This leads to a shortage, which affects other patients, according to Dr Salam bin Salim al Kindi, head of the department of haematology at Sultan Qaboos University Hospital (SQUH).
Transfusion to accident victims is causing quick depletion of stocks.
This blood could be stored for other patients, he said adding that after accident victims, people who need the blood are patients with hereditary blood disorders and surgeries.
“In this country, we need more than 5,000 units of blood per month but what is collected is about 2,000 units.” He added that SQUH needs to add 1,200 units of blood to the stock per month but is able to collect only half of this.
An official from the Ministry of Health said that in a year approximately 12,000 victims of traffic accidents are hospitalised and each victim may require 20 to 40 units of blood.
Dr Kindi said, “Suppose a hospital has attended to an accident victim the previous night, the stock gets depleted and blood transfusions scheduled for the next day get delayed. We somehow manage in such situations and make arrangements.”
Patients with congenital anaemia such as thalassaemia, or acquired conditions such as leukemia require periodic blood transfusions.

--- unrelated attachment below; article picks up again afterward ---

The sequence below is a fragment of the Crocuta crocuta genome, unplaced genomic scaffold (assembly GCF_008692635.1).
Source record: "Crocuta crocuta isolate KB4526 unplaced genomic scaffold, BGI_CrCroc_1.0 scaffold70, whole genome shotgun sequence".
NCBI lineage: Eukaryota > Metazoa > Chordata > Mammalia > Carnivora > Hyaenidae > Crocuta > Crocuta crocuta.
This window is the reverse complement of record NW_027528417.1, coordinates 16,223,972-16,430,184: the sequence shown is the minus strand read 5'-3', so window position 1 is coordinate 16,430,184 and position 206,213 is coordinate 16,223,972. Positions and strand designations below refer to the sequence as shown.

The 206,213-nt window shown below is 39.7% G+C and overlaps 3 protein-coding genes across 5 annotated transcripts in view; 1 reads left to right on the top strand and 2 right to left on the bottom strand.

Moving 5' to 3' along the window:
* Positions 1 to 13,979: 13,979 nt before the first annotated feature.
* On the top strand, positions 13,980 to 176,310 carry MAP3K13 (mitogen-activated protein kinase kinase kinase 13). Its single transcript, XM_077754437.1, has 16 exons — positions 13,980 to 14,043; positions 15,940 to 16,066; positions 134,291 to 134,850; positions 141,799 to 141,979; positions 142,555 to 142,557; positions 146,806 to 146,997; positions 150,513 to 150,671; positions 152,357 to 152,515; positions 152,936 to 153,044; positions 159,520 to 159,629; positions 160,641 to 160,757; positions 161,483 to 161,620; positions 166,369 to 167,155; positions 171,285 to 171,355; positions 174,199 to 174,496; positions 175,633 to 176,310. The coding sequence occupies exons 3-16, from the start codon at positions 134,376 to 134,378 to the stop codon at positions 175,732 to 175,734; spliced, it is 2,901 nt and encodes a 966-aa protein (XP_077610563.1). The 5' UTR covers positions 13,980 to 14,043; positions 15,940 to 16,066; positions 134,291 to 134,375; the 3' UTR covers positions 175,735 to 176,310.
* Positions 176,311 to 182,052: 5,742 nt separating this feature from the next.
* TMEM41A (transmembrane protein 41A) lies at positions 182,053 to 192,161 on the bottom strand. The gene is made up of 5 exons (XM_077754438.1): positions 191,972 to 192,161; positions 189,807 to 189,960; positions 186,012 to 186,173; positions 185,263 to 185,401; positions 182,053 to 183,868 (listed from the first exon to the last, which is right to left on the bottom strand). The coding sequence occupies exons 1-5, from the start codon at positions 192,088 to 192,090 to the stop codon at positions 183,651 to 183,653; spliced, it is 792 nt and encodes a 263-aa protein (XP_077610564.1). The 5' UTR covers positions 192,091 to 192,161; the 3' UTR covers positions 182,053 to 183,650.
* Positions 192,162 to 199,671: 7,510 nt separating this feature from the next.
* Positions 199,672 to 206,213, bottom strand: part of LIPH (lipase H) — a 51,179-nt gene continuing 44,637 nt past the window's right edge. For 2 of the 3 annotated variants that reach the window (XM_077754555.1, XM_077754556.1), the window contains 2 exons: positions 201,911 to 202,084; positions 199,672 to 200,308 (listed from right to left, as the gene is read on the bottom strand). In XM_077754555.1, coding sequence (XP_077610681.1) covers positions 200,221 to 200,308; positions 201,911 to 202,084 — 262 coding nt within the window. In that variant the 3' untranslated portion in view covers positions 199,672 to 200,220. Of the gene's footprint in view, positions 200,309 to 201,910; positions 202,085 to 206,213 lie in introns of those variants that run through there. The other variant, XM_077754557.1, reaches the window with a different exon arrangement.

“So when there is a shortage, these patients get less than what they actually require, which means they have to visit the hospital again. There are occasions surgeries have been postponed due to such unforeseen blood shortage - wasting time and resources of both the patient and the doctor.”
He said usually victims of road accidents are taken to SQUH, Khoula or Armed Forces hospitals. “As SQUH is nearest to Sharqiyah, Dakhliyah and Batinah, many accident cases are brought to our hospital, putting pressure on our blood stock,” Dr Kindi said.
At a scientific level, there are currently no replacements for human blood, while research on artificial blood and a procedure called autotransfusion (cell salvage), is in initial stages.
In one of the autotransfusion methods, blood lost during surgery can be salvaged and reused after filtering it.
In the second method the patient donates his blood before going for surgery to use it when required.
However, the person must be capable of donating blood and the procedure is applicable to elective surgery and not emergency ones.
Dr Kindi said, “In 1980 Oman stopped importing blood, in line with World Health Organization recommendations, which means we need to be self-sufficient.
“The culture of voluntary blood donation in Oman is in its early stages and more donors needs to be encouraged to donate on a regular basis.”